Up until 1286 Dunwich was a thriving port in Suffolk, when two huge storms – The South England flood of February and the flood of Lucia 1287 – swept much of the settlement into the sea and silted up the Dunwich River. At the same time it is estimated that more than 50.000 lost their life in the Netherlands crating the Zuiderzee. Later the storms were followed by a series of new disasters leading to the demise of a city, which in its heyday was on par with London. Apart from a few ruins, tt now lies collapsed between three and ten meters below the surface of the sea.
Originally a Roman coastal fort and a Saxon settlement, Dunwich grew around the turn of the first millennium into a wealthy town. Growth depended on the introduction of new offshore fishing techniques and possibilities plus sea trade and ship-building. Before the Norman Conquest it was only one out of four towns listed as holding a regular market. In 1225 it held 18 ecclesiastical buildings plus a mint, a large guildhall and several large important houses. The population has been estimated at between 3000 and 5000. However the continuing storms pared with the regular silting of the harbour ended up in a reduction of the crown taxes from £108 to £14. Although the decline of the town was temporarily halted in the late 15th and early 16th century, the town de facto turned into a village, when the status of royal habour was transferred to Southwold after 1489.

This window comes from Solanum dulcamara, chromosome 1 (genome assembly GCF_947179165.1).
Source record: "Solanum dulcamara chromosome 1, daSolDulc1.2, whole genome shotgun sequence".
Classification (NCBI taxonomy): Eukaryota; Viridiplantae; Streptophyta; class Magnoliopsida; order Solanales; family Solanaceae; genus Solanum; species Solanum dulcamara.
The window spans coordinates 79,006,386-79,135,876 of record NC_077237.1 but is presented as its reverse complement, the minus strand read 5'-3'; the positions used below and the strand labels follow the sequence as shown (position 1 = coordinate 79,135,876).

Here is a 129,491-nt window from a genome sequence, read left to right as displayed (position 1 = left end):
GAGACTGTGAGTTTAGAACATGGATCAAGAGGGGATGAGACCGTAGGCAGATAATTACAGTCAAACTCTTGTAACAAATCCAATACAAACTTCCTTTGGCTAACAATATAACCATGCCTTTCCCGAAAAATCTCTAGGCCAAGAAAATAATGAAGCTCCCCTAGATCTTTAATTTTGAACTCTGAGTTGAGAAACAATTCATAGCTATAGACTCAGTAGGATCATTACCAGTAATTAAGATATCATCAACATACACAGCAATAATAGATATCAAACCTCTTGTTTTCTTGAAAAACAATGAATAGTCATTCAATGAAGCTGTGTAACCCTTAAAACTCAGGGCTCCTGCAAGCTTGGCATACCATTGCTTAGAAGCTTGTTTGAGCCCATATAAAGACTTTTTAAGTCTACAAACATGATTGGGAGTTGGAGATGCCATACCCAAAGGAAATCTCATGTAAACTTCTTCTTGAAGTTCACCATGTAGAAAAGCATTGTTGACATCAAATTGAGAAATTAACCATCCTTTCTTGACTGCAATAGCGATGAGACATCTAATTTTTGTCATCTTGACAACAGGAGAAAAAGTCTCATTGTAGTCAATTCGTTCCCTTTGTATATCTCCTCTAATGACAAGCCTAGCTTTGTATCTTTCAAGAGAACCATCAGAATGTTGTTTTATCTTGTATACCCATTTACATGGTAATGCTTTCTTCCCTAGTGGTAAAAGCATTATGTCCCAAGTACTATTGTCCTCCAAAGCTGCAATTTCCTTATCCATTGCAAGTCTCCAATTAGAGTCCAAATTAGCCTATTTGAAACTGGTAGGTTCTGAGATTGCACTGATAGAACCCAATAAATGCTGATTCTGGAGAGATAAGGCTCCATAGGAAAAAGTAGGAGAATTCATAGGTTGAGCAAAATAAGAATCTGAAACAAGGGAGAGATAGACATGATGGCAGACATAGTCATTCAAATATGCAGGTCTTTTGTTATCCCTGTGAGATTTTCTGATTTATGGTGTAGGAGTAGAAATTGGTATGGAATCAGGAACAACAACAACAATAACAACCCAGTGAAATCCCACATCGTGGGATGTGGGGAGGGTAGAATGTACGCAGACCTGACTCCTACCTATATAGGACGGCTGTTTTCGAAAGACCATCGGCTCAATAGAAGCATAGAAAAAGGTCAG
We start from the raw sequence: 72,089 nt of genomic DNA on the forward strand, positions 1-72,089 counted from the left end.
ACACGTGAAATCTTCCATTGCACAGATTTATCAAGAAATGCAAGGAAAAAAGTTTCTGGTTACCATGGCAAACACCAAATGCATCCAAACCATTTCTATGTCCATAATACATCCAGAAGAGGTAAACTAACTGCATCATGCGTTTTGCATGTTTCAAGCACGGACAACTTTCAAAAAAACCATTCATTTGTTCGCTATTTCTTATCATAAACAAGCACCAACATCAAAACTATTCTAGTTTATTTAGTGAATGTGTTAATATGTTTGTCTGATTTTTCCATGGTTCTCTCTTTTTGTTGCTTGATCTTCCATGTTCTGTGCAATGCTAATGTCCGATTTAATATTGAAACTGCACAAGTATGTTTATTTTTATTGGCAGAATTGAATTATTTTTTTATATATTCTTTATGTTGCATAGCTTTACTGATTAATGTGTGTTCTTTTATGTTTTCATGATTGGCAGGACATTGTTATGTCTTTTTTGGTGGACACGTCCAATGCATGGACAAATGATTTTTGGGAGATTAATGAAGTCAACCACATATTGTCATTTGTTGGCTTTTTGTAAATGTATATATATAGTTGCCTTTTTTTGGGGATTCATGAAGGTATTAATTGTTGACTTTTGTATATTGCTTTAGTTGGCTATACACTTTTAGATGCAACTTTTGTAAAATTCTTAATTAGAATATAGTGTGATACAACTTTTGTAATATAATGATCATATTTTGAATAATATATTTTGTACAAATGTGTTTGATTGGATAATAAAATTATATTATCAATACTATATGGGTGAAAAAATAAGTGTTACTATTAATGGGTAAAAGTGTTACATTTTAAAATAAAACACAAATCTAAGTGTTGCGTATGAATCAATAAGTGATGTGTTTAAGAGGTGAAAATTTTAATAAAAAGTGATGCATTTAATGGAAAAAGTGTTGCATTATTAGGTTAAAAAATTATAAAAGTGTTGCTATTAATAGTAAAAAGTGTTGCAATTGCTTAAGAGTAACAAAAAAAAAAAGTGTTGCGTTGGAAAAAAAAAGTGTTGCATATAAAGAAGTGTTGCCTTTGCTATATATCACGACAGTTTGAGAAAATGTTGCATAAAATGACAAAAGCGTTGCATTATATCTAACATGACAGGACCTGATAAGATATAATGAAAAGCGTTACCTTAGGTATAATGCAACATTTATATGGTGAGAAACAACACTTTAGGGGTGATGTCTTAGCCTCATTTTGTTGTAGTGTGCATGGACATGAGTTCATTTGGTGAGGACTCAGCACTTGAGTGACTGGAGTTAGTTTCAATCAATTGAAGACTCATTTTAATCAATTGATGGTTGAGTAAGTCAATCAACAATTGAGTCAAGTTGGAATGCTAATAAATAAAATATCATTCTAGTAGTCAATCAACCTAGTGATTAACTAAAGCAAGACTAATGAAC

On land today the remains of the medieval town comprise the gateways and refectory of the Greyfriars monastery, the 12th century leper chapel and a tiny bit of the former churchyard of All Saints.
Muddy waters have until recently made any exploration near impossible. However a new technology, Didson acoustic sonar imaging combined with a detailed survey of all known archaeological data from the site, together with old charts and navigation guides to the coast, has led to the production of accurate and detailed maps of the layout of the streets and the position of specific buildings as for instance the eight churches.
All this and much more can be ascertained from the final report from team, which surveyed the site for English heritage.
Read the report: 5883 Dunwich, Suffolk: Mapping and Assessing the inundated medieval town.
A story of the city of Dunwich as well as more information about the project may be found at Dunwich.org
More information about the history of Dunwich can be found at The Dunwich Museum’s website